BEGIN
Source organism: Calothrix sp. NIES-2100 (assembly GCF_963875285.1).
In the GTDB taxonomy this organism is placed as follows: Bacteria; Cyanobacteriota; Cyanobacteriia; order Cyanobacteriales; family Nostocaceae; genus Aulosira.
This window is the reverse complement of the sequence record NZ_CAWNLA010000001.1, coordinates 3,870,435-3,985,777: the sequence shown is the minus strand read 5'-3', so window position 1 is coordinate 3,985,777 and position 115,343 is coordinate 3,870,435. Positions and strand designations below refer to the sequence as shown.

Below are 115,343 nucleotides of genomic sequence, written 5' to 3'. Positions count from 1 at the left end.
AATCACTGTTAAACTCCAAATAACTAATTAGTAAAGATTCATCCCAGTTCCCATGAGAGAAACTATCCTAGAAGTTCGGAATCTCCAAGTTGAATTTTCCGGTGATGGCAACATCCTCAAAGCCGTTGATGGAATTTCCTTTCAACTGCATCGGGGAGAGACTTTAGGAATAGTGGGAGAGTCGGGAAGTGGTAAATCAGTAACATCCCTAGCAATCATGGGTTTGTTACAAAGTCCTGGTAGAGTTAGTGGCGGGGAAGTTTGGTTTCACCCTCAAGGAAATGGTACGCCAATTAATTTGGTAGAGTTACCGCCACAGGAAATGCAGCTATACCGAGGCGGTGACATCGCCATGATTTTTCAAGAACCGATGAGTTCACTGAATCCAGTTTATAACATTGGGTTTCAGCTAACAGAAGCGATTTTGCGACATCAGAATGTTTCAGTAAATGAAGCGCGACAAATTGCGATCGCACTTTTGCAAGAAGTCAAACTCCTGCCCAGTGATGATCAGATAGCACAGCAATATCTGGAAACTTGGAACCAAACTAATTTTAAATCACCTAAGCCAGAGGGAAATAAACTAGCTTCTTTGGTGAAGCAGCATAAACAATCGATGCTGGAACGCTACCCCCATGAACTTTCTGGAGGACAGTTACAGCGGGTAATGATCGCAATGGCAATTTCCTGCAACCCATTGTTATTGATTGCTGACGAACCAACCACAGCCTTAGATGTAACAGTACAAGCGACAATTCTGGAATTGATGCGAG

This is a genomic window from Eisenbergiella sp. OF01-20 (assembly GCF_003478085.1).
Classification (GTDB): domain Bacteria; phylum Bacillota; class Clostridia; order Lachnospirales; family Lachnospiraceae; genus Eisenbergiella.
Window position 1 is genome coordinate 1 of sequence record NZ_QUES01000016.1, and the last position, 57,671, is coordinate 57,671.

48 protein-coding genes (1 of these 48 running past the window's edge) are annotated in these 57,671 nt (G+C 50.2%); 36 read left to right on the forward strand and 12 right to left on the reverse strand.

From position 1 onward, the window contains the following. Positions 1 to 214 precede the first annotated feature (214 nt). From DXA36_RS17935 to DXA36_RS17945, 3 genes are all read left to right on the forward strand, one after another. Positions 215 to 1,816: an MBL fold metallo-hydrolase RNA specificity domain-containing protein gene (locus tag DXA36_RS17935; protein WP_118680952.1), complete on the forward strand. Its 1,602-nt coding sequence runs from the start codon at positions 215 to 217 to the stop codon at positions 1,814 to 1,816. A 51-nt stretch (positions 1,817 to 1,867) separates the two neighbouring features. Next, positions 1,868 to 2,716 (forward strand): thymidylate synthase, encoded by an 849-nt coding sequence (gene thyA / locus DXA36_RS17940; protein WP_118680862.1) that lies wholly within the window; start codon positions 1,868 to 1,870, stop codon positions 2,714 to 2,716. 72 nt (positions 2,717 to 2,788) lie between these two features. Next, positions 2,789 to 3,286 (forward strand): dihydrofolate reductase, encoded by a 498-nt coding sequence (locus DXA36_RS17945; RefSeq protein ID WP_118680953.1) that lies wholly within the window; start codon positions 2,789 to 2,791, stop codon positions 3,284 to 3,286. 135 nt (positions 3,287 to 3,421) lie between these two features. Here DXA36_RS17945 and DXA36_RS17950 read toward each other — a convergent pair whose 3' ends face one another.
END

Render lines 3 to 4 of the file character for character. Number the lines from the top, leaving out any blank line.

This window is the reverse complement of the sequence record NZ_CAWNLA010000001.1, coordinates 3,870,435-3,985,777: the sequence shown is the minus strand read 5'-3', so window position 1 is coordinate 3,985,777 and position 115,343 is coordinate 3,870,435. Positions and strand designations below refer to the sequence as shown.

Below are 115,343 nucleotides of genomic sequence, written 5' to 3'. Positions count from 1 at the left end.